So come on judges, if these over-processed images start failing to get the 12s they need for acceptance they will soon disappear. I know it is hard to rock the boat but it is high time.

Trouble is, it is not quite so easy. The crucial thing (for an acceptance) is whether each judge gives a 4 or a 3. It is the 5s which distinguish the potential award winners. It is easy to give a good but over-processed image a 4 rather than a 5, but not so easy to give such an image a 3 rather than a 4. So they will keep getting in until the culture changes.  However, I do feel that some good shots were marred by poor processing to such an extent that I would have pressed the 3 button. Quite a number of sports shots had backgrounds inexpertly blurred and I remember a horse jumping shot where haloes round the leaves on the hedge were so marked it was practically the first thing I saw. In these cases the treatment had detracted and I’m sure the judges had noticed, but the marking instrument is too crude. The judges also have to think about parity with the other BPEs too. One thing which may, however, happen is that a particular image may get into some exhibitions but not others.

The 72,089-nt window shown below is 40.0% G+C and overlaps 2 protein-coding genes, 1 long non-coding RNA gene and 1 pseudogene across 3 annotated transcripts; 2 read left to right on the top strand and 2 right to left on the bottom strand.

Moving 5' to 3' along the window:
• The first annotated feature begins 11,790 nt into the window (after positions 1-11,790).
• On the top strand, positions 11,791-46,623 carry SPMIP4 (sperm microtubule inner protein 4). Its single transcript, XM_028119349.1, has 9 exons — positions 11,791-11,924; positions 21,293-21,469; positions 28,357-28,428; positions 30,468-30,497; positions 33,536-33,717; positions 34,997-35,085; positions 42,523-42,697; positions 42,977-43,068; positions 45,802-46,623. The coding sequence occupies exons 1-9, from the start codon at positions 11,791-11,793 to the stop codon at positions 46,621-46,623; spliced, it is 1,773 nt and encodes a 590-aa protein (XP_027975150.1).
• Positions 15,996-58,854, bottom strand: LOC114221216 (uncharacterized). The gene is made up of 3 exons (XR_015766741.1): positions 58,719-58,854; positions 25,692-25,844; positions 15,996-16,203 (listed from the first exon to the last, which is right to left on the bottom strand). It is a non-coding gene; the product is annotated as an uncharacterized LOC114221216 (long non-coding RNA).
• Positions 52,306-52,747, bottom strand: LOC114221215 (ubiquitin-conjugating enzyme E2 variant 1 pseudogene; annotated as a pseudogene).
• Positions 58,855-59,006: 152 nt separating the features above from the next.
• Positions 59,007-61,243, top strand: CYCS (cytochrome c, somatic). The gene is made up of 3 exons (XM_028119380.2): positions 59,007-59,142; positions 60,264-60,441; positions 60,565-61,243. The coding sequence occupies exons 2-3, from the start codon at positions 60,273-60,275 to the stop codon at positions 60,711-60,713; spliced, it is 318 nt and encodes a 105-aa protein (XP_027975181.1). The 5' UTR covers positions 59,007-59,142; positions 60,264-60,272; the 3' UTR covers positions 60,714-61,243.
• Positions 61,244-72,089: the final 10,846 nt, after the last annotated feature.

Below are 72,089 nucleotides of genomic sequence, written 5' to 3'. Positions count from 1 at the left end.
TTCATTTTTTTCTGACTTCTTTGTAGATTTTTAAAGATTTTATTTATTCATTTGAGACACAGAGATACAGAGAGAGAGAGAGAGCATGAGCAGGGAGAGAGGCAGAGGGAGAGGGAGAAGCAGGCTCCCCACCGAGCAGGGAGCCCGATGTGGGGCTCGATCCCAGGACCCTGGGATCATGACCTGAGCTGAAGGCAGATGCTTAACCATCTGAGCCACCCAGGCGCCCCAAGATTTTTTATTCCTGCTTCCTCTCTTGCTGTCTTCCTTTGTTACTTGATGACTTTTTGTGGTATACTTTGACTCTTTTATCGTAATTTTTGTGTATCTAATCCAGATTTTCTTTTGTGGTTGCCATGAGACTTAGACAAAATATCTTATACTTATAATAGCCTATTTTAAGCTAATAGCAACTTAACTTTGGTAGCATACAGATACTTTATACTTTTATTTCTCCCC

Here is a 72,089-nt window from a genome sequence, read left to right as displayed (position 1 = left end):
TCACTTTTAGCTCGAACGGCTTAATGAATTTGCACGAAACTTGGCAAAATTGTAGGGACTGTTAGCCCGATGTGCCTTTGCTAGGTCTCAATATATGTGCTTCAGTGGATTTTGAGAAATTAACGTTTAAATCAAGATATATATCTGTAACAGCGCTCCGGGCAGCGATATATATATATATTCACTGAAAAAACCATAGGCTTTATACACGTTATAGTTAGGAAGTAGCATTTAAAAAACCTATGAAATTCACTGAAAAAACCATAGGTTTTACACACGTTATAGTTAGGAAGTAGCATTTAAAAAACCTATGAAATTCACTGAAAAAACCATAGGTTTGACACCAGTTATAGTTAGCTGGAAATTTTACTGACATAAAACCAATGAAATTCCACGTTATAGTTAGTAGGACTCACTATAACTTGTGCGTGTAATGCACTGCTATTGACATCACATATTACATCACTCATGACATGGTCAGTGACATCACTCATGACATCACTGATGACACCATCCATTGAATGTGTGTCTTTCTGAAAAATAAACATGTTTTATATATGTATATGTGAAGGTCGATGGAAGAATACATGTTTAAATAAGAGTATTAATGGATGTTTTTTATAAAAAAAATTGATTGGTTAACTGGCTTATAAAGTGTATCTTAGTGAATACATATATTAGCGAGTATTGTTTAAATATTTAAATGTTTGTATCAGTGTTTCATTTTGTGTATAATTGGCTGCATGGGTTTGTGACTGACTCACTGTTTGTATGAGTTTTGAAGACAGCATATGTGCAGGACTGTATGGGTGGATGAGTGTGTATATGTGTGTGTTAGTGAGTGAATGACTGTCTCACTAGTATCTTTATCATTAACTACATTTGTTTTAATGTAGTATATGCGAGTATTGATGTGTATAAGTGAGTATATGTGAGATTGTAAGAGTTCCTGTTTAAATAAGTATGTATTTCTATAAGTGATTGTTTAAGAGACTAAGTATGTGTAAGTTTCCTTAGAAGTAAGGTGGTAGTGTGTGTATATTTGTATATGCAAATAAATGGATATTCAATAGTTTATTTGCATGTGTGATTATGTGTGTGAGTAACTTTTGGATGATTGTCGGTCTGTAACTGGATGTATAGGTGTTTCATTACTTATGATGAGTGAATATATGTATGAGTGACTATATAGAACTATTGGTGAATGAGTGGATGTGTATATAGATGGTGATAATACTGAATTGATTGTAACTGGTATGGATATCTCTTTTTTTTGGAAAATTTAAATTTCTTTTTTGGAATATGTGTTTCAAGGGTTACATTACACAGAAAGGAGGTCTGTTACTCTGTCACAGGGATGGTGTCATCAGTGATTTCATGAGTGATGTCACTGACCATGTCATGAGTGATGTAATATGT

The whole subject of nationals and their influence over club photography is an important one and for a number of reasons. I may go into this in a later post.

 

Third PDI League Competition 16 Feb 2017

February 22, 2017 in Crewe PS news